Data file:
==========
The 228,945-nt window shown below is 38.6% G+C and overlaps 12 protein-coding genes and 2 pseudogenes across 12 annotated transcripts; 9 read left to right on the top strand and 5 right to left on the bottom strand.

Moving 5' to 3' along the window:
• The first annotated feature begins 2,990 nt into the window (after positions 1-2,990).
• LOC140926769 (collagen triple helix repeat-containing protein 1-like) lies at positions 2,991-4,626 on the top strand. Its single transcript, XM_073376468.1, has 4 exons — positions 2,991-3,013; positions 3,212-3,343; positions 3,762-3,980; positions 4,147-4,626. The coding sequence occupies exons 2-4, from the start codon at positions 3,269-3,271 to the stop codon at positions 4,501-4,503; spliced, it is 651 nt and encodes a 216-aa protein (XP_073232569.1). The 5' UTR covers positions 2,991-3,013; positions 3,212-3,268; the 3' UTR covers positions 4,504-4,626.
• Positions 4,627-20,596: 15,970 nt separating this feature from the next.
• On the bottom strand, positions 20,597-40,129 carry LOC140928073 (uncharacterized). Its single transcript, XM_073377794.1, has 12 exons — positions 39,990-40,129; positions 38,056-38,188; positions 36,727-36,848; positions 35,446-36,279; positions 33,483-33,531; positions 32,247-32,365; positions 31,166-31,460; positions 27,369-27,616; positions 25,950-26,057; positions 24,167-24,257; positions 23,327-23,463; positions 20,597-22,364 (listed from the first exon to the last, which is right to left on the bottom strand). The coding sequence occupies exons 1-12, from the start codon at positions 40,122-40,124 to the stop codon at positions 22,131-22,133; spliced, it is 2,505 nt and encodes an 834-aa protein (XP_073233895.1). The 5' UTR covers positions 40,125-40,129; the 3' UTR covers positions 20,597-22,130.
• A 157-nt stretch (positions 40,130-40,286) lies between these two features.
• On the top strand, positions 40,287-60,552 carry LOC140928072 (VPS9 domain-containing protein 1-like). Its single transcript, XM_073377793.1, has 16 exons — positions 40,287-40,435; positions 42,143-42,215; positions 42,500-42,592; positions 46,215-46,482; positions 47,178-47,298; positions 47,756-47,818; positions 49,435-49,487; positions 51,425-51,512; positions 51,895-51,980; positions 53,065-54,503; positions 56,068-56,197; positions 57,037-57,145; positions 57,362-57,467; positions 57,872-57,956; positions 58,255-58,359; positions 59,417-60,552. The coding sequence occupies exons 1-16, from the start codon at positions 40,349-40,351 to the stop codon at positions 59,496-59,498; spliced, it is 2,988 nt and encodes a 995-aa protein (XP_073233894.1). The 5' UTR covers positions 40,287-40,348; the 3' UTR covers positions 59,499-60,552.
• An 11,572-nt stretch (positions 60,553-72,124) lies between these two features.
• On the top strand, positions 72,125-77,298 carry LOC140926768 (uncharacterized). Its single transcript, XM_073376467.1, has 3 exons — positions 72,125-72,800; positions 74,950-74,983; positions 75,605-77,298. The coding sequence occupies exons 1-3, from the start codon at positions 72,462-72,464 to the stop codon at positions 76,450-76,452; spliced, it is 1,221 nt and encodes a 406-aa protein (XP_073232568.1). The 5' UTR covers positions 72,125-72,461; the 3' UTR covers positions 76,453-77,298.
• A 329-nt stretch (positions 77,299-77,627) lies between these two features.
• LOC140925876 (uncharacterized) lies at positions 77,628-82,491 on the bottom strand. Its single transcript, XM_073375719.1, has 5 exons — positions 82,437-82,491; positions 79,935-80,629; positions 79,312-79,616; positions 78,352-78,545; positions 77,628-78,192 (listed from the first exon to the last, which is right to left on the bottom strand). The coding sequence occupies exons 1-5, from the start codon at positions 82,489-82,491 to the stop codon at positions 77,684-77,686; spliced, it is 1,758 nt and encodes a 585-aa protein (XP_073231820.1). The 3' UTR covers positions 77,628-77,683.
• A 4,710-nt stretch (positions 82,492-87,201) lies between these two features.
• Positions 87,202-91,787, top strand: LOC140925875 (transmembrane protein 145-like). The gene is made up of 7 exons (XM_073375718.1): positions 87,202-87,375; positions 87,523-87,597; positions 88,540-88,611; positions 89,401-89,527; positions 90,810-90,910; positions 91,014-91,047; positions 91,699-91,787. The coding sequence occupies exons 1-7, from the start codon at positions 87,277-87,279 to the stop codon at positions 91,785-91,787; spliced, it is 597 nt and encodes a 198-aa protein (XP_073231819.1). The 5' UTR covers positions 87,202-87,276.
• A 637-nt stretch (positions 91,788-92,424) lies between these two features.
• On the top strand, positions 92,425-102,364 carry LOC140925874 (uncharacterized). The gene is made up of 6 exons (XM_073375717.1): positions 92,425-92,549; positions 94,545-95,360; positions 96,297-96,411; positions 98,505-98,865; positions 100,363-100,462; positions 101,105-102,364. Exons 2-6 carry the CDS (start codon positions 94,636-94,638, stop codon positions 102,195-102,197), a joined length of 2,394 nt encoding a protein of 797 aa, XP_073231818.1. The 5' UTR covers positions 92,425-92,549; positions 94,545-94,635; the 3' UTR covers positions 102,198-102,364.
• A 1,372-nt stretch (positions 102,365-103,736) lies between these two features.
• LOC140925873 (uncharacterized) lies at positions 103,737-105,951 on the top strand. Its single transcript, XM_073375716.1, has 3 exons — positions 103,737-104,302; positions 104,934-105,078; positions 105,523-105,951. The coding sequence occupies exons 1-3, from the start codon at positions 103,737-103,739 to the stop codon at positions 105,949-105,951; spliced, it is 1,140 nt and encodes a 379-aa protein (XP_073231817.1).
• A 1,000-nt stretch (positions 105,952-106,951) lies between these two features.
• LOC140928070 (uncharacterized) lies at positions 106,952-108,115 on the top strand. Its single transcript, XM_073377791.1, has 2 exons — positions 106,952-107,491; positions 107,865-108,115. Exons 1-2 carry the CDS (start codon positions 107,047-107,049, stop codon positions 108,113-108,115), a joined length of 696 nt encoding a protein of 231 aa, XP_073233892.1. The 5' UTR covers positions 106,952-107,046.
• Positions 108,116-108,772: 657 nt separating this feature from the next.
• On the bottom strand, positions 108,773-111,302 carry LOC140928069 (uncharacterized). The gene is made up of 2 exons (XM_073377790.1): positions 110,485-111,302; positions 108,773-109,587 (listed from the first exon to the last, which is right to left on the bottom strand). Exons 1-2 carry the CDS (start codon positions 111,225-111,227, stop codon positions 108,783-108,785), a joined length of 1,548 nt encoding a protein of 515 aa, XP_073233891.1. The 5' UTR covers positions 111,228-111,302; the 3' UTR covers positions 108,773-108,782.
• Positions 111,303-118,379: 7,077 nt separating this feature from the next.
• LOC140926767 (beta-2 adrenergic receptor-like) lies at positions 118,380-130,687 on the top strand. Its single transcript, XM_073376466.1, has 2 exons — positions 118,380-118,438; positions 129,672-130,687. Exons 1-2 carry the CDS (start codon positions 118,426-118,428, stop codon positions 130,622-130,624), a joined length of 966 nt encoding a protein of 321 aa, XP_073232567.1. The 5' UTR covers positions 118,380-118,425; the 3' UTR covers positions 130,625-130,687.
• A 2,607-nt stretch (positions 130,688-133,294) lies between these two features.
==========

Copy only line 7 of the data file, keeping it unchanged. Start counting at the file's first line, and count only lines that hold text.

• A 157-nt stretch (positions 40,130-40,286) lies between these two features.